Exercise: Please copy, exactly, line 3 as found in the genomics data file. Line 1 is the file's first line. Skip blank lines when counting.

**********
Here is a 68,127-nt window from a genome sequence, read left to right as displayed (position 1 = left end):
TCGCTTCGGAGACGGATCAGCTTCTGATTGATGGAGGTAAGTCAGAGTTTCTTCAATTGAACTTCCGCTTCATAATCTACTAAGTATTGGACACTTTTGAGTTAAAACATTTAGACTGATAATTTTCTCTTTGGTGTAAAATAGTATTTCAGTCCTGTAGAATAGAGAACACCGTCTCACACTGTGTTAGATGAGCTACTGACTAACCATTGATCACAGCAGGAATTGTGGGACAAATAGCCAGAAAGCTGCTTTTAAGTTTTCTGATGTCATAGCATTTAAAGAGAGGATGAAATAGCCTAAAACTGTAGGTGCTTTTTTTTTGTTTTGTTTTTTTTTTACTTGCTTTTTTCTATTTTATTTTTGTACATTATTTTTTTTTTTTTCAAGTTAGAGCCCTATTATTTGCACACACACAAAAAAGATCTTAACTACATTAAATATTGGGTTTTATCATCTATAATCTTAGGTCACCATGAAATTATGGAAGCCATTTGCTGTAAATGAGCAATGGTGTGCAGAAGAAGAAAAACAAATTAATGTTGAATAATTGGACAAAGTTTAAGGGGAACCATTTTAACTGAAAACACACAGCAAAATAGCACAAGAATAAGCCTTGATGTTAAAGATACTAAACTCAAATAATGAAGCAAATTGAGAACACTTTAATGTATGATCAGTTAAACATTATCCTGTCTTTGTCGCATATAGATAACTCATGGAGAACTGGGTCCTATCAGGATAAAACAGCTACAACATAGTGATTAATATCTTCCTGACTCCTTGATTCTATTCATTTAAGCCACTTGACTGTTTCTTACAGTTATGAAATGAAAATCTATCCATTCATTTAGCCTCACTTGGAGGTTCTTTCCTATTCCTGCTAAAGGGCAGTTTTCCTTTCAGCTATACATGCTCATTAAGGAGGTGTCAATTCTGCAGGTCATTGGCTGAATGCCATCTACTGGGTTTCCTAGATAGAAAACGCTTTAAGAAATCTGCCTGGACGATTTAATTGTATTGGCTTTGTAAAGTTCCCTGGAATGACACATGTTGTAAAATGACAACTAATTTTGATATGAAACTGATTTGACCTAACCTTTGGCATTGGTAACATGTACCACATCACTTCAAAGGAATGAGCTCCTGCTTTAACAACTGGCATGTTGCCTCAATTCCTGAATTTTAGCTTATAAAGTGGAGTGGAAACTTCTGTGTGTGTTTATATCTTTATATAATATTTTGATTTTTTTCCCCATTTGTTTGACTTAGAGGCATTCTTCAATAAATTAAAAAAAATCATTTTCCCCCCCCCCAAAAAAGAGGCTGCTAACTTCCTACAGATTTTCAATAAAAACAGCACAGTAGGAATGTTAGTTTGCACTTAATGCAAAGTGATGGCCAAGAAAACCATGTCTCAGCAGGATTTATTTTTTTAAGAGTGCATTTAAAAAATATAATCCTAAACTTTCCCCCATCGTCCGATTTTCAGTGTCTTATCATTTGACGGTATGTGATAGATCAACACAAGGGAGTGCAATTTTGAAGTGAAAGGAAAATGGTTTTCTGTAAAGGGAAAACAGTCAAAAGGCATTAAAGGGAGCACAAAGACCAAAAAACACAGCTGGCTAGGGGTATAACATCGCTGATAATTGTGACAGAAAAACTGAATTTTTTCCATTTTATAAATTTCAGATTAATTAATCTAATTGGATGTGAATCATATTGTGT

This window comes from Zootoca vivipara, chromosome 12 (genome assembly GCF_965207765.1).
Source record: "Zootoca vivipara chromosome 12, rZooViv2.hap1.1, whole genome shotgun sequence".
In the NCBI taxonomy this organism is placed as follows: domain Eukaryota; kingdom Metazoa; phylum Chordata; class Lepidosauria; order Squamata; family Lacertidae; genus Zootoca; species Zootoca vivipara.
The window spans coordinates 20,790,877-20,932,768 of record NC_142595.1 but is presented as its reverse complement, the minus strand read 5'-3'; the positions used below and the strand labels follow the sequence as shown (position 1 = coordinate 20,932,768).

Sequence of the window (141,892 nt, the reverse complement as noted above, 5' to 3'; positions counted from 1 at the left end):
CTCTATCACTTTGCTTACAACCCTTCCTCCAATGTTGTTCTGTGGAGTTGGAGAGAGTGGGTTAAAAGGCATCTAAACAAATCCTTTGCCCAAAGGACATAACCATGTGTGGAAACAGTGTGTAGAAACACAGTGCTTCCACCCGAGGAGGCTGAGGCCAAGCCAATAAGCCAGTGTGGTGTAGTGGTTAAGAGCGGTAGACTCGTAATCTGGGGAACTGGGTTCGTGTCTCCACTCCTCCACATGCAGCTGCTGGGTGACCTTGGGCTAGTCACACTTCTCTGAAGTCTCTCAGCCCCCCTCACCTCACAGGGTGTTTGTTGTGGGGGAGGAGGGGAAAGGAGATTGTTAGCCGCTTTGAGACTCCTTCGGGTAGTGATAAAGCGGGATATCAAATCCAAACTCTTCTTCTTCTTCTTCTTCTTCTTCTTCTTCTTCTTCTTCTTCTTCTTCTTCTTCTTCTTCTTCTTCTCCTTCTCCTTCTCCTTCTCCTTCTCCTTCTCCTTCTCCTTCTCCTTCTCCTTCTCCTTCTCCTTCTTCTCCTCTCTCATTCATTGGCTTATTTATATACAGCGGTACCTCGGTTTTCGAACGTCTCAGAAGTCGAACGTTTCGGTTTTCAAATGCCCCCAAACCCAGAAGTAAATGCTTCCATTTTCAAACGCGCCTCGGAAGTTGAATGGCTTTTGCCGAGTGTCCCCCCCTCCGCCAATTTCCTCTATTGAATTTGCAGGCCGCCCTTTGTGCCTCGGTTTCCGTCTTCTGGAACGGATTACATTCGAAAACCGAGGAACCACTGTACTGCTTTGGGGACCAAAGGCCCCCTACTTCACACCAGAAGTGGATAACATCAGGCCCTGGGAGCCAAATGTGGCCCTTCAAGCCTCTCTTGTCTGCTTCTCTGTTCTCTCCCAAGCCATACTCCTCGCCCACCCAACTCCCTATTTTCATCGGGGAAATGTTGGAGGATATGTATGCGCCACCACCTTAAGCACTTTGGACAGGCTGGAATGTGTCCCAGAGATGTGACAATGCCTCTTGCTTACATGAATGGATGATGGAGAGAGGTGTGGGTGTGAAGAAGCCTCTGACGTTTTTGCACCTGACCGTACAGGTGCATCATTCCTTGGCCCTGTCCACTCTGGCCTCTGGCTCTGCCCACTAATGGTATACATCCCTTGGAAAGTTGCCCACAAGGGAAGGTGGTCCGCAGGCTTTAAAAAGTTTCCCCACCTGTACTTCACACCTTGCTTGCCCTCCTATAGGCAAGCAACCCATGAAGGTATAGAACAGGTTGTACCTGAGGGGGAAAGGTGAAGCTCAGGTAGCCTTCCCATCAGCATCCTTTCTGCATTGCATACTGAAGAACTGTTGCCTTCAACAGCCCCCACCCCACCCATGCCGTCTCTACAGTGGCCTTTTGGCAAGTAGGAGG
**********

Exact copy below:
This window comes from Zootoca vivipara, chromosome 12 (genome assembly GCF_965207765.1).